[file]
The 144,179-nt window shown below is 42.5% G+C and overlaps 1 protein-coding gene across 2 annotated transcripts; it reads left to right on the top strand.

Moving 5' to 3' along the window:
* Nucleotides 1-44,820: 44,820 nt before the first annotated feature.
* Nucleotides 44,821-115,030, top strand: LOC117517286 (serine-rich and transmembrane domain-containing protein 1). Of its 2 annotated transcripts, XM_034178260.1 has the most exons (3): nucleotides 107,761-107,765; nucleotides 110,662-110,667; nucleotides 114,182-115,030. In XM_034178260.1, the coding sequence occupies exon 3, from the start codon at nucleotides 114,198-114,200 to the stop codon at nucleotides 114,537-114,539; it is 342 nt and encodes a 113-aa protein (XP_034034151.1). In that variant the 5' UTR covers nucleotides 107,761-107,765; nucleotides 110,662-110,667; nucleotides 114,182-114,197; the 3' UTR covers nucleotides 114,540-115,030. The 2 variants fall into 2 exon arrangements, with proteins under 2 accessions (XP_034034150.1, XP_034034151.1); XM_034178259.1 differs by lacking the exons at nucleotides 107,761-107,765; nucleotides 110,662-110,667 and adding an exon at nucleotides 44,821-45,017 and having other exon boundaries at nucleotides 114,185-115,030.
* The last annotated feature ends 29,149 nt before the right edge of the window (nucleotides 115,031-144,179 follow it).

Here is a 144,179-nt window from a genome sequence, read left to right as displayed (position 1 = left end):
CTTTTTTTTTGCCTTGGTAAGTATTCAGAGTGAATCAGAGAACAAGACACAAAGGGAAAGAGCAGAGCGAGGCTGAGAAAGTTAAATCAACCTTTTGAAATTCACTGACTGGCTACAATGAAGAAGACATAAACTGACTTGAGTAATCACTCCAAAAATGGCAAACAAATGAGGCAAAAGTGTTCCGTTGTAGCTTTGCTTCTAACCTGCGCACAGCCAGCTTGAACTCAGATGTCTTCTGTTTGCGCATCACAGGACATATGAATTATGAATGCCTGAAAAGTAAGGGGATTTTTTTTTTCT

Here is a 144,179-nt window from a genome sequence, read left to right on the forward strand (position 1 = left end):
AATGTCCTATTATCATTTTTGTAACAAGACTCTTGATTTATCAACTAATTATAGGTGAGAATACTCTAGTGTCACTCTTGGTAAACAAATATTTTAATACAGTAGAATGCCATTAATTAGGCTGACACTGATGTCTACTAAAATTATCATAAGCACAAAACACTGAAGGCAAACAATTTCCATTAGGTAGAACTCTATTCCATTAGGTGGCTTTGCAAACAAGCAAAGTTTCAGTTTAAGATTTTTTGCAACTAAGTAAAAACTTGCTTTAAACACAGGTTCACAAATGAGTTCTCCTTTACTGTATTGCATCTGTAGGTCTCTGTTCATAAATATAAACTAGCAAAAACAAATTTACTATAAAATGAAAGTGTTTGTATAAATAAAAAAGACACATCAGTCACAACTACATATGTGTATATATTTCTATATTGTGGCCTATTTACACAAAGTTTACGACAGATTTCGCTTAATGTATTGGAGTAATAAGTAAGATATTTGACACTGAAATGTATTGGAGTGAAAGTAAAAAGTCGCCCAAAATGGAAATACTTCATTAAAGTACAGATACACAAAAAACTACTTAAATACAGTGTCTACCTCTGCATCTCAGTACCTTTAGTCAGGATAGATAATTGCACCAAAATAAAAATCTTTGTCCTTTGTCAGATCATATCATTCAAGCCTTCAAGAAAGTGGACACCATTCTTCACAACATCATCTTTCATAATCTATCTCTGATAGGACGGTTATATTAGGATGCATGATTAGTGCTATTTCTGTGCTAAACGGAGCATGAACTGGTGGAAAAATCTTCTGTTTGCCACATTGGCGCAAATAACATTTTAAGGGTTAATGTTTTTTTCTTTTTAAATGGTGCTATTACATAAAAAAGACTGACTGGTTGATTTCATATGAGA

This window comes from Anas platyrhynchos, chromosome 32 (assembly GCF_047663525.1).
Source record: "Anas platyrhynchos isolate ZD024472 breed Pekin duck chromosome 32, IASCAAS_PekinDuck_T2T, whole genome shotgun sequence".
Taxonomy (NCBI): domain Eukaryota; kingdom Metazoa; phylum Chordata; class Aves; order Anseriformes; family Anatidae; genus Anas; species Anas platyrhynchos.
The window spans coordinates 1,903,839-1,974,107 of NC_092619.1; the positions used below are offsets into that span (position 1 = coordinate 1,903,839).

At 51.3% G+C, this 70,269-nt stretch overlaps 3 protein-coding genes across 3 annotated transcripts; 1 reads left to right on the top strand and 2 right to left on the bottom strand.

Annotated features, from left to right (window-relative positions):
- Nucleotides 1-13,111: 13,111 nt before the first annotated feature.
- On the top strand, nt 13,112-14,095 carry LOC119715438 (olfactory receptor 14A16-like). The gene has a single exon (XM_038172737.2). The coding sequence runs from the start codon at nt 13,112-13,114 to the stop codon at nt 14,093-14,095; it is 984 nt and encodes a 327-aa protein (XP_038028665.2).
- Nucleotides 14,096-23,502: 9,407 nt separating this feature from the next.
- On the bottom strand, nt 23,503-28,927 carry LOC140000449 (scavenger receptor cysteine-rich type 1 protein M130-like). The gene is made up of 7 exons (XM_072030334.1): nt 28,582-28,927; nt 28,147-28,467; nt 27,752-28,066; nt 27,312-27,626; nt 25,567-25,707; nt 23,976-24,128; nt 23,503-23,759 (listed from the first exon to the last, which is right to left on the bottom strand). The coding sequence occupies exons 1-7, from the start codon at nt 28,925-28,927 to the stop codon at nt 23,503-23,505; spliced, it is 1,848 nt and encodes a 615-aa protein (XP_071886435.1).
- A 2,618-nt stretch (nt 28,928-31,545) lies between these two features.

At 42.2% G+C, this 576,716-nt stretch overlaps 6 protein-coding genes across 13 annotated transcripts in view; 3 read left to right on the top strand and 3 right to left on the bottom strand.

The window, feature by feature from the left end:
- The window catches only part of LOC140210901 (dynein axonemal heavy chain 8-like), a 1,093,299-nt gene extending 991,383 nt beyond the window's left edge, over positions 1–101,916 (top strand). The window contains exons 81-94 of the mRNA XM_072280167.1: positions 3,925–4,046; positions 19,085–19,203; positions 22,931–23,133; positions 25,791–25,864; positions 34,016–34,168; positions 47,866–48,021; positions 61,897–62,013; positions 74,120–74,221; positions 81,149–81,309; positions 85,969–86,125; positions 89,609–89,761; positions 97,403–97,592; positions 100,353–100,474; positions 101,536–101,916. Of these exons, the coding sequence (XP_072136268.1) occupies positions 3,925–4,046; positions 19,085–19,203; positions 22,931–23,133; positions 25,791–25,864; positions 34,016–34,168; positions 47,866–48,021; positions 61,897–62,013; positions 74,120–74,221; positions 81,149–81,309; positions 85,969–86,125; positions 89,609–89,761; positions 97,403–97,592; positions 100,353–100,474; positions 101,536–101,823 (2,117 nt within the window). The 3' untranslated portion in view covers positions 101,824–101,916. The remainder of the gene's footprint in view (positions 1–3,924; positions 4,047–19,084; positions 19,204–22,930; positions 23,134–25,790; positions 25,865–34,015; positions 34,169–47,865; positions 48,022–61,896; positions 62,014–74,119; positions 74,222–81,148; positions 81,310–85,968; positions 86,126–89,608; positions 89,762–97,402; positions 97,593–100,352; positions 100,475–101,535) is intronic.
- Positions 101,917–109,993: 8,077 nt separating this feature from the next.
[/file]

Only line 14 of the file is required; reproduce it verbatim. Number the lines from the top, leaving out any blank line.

At 51.3% G+C, this 70,269-nt stretch overlaps 3 protein-coding genes across 3 annotated transcripts; 1 reads left to right on the top strand and 2 right to left on the bottom strand.